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A blend of flavourful summer tomatoes and cucumbers lighten this wild rice salad with roasted garlic dressing.
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I suppose some of you are bored of my continued obsession with tomatoes. Too bad, it will continue all through summer. I rarely eat tomatoes in the off season so I go after them voraciously in the summer. They are so fresh and flavourful during the season.
I’m actually rather proud of how local I made this salad. Tomatoes and lemons from my garden; cucumber, garlic, and pecans from one of the local farm stands; olive oil from Il Fiorello; and even the wild rice was from Rancho Gordo out of Napa county. The only thing I’m not certain of is the salt. Spices and a lot of seasonings are just plain hard to source locally. Most of the time the best we can do for things that grow in different climates is to buy from small, local importers. While I want to support local and seasonal food as better for the environment and economy, I’m not going to sneer at globalization.
Of course salads are a lot easier than many other things to put together from local, seasonal ingredients. It’s part of why I do a lot of them. Also I find them very easy to throw together. What’s entertaining for me is that they are one of the hardest things for my husband to make. So I thought I’d break down how I go about crafting salads (in a general way).
The Dash of Science
But before we get to that, there’s a few science notes that are worth clarifying: I can’t remember where I read it, but I saw a bit of a sensationalized article recently that was claiming that “cellulose” as an ingredient on fiber containing foods meant that there was wood pulp in them. Well let’s start with how one might come to that conclusion: wood pulp does contain cellulose, a molecule not digestible by humans. But so does an apple. Or those nuts you are snacking on. Cellulose is the rigid, long chain carbohydrate molecule that makes up cell walls in plants. It is basically made up of sugars, but sugars joined in such a way that the human digestive system can’t break them down for individual use.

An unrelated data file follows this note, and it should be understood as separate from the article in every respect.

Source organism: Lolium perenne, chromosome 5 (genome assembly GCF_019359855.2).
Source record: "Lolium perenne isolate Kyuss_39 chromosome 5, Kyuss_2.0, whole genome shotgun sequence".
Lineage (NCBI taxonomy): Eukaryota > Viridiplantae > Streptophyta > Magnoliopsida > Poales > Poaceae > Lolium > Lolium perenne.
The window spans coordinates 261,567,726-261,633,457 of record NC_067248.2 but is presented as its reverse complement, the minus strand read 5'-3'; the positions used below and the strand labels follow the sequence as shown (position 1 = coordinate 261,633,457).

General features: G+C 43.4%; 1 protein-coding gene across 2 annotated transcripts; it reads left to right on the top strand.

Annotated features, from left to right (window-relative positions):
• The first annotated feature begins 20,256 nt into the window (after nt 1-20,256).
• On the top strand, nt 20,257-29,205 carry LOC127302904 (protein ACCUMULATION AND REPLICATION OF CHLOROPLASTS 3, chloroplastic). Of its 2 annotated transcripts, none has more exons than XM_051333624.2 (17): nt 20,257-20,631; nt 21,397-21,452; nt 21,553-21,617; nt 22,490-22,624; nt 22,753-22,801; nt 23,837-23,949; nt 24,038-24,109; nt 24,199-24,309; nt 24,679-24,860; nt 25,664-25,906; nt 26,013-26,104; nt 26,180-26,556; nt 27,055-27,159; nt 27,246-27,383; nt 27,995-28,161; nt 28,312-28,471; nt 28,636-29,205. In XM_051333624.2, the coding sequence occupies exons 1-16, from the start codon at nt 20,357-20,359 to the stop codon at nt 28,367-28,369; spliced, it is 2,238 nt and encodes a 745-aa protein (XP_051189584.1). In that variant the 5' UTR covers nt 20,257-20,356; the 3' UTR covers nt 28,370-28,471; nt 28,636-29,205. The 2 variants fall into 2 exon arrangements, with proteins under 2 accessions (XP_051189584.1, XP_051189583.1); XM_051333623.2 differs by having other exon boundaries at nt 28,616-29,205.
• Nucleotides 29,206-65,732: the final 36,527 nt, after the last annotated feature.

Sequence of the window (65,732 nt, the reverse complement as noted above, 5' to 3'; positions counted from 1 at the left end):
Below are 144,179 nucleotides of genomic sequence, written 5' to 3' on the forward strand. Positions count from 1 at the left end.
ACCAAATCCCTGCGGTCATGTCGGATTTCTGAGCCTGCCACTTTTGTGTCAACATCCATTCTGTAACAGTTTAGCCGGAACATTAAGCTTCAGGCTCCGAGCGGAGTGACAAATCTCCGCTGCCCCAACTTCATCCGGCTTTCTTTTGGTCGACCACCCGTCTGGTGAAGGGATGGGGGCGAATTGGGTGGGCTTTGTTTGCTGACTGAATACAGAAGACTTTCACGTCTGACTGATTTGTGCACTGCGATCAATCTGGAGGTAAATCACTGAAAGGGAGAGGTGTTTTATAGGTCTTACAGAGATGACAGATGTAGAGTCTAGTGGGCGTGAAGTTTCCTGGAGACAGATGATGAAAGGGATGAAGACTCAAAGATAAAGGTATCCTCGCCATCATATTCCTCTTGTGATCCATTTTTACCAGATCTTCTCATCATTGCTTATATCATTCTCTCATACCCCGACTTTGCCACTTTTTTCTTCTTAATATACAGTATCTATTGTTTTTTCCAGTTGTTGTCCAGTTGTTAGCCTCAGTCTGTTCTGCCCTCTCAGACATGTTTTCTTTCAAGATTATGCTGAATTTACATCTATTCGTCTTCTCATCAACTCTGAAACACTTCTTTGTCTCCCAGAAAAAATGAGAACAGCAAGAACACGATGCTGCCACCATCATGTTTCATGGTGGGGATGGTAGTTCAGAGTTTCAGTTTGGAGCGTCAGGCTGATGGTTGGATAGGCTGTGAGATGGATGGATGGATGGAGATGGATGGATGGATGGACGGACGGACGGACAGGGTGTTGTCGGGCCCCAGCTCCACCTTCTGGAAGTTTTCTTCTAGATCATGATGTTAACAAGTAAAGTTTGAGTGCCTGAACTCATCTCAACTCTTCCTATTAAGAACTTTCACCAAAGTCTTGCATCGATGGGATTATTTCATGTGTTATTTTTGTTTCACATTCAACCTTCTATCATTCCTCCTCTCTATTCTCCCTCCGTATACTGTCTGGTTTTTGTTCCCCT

Lettuce and other leafy greens are almost all cellulose and water. They provide bulk in your stomach and some nutrients (variable by the variety of greens) but are limited in the amount of starch or other bioavailable sugars that they provide humans. Other animals can extract the individual sugars for energy, but their digestive systems are set up differently. For humans, starches and other short chain carbohydrates (err, a couple types of sugar bonded together) are the easiest sources of energy for the body. But starches aren’t bad as some people would have you believe, they are just a way plants store energy that animals can utilize. You simply want to balance consumption of starches with all the other nutrients a body needs to keep operating. And some starch sources have more/(different) nutrients than others.
But back to the wood pulp exaggeration from that article: wood pulp contains lignan. Very much not digestible by any animal that does not have specific symbiotic bacteria in its gut. And I would like to point out that they weren’t talking about ingredients lists specifying “lignan”…